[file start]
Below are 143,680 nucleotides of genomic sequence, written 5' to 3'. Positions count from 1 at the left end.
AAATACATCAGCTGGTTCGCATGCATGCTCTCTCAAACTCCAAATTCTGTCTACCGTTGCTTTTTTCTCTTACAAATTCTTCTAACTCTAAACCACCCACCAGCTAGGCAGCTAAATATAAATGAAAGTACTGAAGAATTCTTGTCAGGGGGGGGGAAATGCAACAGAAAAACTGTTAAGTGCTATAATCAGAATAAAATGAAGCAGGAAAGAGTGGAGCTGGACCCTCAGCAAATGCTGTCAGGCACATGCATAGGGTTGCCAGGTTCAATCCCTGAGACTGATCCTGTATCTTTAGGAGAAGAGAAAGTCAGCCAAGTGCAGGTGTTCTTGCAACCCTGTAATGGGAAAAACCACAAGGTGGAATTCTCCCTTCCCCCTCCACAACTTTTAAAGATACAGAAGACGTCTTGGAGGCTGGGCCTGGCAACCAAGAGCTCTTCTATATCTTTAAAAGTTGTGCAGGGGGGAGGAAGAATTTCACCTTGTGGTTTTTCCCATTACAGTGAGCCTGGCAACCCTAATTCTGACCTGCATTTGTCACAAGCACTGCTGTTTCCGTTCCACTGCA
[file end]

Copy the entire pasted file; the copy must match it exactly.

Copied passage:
Below are 143,680 nucleotides of genomic sequence, written 5' to 3'. Positions count from 1 at the left end.
AAATACATCAGCTGGTTCGCATGCATGCTCTCTCAAACTCCAAATTCTGTCTACCGTTGCTTTTTTCTCTTACAAATTCTTCTAACTCTAAACCACCCACCAGCTAGGCAGCTAAATATAAATGAAAGTACTGAAGAATTCTTGTCAGGGGGGGGGAAATGCAACAGAAAAACTGTTAAGTGCTATAATCAGAATAAAATGAAGCAGGAAAGAGTGGAGCTGGACCCTCAGCAAATGCTGTCAGGCACATGCATAGGGTTGCCAGGTTCAATCCCTGAGACTGATCCTGTATCTTTAGGAGAAGAGAAAGTCAGCCAAGTGCAGGTGTTCTTGCAACCCTGTAATGGGAAAAACCACAAGGTGGAATTCTCCCTTCCCCCTCCACAACTTTTAAAGATACAGAAGACGTCTTGGAGGCTGGGCCTGGCAACCAAGAGCTCTTCTATATCTTTAAAAGTTGTGCAGGGGGGAGGAAGAATTTCACCTTGTGGTTTTTCCCATTACAGTGAGCCTGGCAACCCTAATTCTGACCTGCATTTGTCACAAGCACTGCTGTTTCCGTTCCACTGCA